How do I get better Wi-Fi & connectivity at home?
Questions Answered | 09-11-2022
This is probably the most consistent question that we get asked by new clients.
Covid and Lockdown seems to have brought this to the forefront of everyone’s minds. Working and studying from home suddenly meant that being connected to the world was critical.
Not only being connected – but that connection being stable, fast, and secure – consistently.
Suddenly the odd dropout which we used to ignore became incredibly frustrating when one was on an important work call with colleagues or clients. It became embarrassing to be the one person on a call who was glitching or freezing because of a poor Wi-Fi signal.
We have a proven process to improve your wired connection and Wi-Fi connections within your property.
The network is the foundation of any AV system or Smart Home. With so much of our content being delivered by streaming, there is no longer the option to ignore a poorly performing network.
Unhappy with poor Wi-Fi signal?
These are our 5 steps to improving your internet connection:
1. Check that you are on the fastest (high speed) connection and the optimal contract with your ISP (internet service provider)
This may sound logical, but you would be surprised to find out how many of our clients are on legacy contracts where faster packages are available, but they have not seen the communication from the ISP to inform them of this.
We always check what connections are possible for our clients by simply going to the major providers such as BT and Virgin and running a postcode check. These checks typically indicate the range of speeds to expect and the minimum guaranteed speed. This gives you a benchmark for your connection.
These speeds are always quoted as the ‘hard wired’ speed which would be delivered to your router – to test these you must be directly connected to the router using a laptop, for example, with a network port. The speeds will degrade over Wi-Fi and using app’s like ‘Ookla Speedtest‘ for example are not an accurate representation of your actual speeds.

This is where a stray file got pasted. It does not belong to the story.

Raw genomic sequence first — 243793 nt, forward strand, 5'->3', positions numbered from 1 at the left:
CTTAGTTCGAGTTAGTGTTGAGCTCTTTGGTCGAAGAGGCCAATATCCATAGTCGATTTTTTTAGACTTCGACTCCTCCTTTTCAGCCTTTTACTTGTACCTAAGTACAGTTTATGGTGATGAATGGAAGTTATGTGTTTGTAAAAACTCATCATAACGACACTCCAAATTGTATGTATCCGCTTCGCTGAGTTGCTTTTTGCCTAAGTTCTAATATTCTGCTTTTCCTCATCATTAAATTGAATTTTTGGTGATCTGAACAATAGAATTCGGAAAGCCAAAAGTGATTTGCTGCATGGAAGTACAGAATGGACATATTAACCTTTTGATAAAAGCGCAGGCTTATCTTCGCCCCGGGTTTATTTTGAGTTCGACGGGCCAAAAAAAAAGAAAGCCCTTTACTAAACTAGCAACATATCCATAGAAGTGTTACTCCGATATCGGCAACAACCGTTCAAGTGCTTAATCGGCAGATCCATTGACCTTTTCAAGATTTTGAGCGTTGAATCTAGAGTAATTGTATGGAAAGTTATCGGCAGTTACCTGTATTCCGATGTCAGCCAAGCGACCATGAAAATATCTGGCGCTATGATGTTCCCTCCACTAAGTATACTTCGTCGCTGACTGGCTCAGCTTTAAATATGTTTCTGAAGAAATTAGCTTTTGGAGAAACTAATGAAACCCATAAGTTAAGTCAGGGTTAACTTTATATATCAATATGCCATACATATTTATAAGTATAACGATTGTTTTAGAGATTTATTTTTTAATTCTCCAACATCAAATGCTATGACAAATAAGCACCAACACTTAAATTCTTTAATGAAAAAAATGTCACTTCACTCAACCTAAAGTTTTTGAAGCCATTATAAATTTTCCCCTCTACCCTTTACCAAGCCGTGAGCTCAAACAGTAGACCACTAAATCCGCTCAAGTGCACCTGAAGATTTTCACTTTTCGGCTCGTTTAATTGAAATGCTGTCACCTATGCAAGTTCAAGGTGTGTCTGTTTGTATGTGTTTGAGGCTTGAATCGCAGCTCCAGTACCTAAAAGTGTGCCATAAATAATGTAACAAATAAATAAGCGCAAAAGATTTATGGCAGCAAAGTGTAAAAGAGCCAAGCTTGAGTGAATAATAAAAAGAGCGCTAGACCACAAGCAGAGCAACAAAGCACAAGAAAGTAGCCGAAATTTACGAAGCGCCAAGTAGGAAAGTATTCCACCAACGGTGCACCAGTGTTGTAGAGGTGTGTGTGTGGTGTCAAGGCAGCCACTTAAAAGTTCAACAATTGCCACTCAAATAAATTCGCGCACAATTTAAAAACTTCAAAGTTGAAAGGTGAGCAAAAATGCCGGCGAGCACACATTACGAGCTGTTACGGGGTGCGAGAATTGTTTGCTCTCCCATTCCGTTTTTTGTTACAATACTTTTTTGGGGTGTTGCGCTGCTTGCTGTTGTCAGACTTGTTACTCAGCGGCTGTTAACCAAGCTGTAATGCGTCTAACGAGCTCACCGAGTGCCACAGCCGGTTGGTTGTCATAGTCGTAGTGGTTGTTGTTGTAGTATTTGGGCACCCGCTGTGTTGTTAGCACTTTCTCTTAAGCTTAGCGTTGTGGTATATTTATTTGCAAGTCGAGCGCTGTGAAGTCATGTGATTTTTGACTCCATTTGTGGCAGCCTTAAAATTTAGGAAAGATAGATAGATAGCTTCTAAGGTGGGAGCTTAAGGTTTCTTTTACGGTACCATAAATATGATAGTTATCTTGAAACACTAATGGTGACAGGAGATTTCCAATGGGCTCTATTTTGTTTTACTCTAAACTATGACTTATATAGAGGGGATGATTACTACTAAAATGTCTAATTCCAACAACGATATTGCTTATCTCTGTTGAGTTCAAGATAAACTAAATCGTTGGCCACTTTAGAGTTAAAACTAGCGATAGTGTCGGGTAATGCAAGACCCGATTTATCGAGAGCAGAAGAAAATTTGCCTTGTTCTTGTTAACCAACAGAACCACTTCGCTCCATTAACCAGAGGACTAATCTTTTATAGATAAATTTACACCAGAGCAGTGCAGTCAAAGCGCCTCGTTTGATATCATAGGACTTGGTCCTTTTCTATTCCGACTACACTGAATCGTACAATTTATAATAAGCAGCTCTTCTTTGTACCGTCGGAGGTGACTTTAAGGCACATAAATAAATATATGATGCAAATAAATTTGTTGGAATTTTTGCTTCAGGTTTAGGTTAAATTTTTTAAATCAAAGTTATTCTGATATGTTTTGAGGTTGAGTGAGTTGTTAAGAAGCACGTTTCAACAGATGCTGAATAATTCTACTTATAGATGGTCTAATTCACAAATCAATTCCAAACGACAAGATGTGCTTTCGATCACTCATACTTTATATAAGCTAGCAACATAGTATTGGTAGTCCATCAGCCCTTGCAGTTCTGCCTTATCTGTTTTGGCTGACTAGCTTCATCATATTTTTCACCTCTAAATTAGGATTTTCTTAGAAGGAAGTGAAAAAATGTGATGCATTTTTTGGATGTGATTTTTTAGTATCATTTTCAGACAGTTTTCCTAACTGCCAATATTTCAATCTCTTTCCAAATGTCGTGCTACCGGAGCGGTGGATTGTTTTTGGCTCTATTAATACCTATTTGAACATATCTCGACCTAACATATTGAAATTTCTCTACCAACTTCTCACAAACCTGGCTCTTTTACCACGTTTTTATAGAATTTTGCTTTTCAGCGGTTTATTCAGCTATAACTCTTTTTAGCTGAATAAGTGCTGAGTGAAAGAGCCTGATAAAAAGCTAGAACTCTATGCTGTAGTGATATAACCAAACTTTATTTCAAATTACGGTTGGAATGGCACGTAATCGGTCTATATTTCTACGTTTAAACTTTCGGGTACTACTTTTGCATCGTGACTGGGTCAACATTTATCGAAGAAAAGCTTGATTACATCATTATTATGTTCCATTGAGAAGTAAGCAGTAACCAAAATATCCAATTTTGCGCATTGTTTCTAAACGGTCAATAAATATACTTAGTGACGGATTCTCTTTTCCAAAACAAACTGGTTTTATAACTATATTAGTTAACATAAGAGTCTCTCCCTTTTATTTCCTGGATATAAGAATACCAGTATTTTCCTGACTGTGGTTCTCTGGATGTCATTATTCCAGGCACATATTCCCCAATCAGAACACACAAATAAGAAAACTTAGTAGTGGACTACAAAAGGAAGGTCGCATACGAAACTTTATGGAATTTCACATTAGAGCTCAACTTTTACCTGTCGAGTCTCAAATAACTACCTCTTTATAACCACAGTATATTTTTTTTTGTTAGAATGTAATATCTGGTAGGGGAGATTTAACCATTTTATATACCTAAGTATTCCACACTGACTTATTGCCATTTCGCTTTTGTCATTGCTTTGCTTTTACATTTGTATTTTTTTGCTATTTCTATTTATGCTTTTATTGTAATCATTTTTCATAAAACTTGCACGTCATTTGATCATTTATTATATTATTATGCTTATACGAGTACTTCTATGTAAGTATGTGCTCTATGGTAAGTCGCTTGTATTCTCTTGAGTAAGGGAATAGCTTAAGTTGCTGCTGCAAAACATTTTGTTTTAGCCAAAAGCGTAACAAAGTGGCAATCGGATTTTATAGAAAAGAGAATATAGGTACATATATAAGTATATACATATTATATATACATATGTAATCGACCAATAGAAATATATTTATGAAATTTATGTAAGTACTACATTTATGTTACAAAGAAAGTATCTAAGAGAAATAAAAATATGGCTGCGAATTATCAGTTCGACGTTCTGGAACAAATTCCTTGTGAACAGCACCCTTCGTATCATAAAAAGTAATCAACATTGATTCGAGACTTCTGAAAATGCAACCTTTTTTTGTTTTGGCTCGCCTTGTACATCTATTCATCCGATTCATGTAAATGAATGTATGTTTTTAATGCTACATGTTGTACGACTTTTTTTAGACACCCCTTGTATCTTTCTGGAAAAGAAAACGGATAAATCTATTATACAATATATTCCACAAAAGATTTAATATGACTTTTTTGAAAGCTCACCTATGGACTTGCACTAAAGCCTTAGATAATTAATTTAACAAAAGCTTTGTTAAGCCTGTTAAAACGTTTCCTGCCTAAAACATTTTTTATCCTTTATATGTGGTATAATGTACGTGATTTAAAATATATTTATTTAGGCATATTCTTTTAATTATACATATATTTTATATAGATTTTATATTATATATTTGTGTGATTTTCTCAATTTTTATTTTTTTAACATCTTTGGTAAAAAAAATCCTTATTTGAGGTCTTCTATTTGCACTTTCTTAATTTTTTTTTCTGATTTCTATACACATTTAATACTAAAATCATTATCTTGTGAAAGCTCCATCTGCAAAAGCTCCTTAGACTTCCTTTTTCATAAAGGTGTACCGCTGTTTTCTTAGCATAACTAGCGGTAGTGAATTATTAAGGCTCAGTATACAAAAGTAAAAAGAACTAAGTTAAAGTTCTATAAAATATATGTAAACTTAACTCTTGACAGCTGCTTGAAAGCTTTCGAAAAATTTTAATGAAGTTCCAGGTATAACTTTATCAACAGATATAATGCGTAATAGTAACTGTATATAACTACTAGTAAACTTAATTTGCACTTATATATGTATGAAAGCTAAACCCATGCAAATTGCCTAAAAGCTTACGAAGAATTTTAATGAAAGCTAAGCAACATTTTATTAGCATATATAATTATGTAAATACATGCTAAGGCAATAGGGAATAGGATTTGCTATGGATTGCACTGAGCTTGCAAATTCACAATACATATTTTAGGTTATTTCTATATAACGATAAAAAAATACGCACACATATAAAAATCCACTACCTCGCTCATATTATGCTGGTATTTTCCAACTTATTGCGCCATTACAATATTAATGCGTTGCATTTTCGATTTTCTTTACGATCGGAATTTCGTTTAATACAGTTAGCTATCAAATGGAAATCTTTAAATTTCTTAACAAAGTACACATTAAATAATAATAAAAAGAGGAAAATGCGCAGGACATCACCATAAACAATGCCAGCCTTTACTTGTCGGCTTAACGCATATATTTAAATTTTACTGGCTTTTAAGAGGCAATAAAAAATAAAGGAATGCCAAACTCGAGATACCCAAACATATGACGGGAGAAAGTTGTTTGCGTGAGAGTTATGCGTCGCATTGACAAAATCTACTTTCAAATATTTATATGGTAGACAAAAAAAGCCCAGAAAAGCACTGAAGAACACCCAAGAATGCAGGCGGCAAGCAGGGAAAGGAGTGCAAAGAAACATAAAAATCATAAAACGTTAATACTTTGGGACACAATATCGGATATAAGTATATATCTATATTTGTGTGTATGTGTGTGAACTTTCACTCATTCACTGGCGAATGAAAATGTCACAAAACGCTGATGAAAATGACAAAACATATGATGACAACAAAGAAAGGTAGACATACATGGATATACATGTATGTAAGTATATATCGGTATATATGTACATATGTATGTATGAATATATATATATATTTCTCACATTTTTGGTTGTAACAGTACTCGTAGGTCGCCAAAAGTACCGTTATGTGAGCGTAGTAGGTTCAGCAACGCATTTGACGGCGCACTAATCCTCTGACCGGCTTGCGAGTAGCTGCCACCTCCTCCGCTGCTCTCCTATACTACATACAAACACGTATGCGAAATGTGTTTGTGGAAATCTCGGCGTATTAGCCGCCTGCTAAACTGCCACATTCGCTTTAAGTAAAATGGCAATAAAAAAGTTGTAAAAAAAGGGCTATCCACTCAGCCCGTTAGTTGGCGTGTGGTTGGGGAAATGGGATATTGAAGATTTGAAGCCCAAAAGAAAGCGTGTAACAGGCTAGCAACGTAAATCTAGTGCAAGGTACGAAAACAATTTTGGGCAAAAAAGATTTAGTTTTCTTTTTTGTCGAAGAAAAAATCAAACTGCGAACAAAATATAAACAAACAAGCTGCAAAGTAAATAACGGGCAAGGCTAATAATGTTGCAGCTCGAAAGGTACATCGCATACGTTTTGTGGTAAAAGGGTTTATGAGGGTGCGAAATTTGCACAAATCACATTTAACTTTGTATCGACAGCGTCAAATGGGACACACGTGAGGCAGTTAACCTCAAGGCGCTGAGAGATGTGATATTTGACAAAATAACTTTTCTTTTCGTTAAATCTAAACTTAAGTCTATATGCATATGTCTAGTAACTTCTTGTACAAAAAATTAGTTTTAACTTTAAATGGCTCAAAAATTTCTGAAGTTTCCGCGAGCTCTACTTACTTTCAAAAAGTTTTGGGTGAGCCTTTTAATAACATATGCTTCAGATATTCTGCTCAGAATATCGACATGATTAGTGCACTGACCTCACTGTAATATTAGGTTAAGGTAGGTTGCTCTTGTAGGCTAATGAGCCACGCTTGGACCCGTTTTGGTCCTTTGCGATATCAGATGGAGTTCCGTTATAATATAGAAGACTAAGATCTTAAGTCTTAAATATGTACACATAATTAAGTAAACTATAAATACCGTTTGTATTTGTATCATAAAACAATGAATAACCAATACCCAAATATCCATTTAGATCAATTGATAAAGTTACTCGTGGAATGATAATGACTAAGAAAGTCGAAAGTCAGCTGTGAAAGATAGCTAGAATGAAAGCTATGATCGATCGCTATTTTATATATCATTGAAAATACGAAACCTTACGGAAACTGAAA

If in doubt, contact your ISP and ask them to check. Sometimes they will simply ‘retrain’ the line remotely and you can notice a significant improvement from them doing this.
Although it is important to remember that we cannot increase your internet speeds beyond those offered by the ISP without taking extra steps such as adding a secondary line. We cannot simply turn a 70MB connection into 100MB – we are constrained by the incoming speeds available to your property.
Personally, if I find a client who is in a Virgin Media enabled area, I will always recommend Virgin. Their speeds are phenomenal with packages delivering over 1Gbps to their ultrafast locations. They also offer 18-month contracts as opposed to BT’s minimum 24-month contract at much more competitive monthly rates.
2. Do you have the right router in place?
Once you are confident you have the right contract, and that the ISP is delivering the speeds they promise, the next step in the chain is the wireless router.
If you are on a BT contract, they will typically deliver you a BT Home Hub. Virgin will provide a Media Hub. These routers are mass produced due to the nature of the vast quantities required by Virgin & BT. We typically struggle to see that they are reliable, and we argue that the feature set contained within them is not as advanced as a third-party router such as DrayTek.
We have been using DrayTek routers since we started the company. They either sit in place of or in line with the ISP router and they offer a vast array of features and more flexibility for us to configure the network to suit the installation as a whole.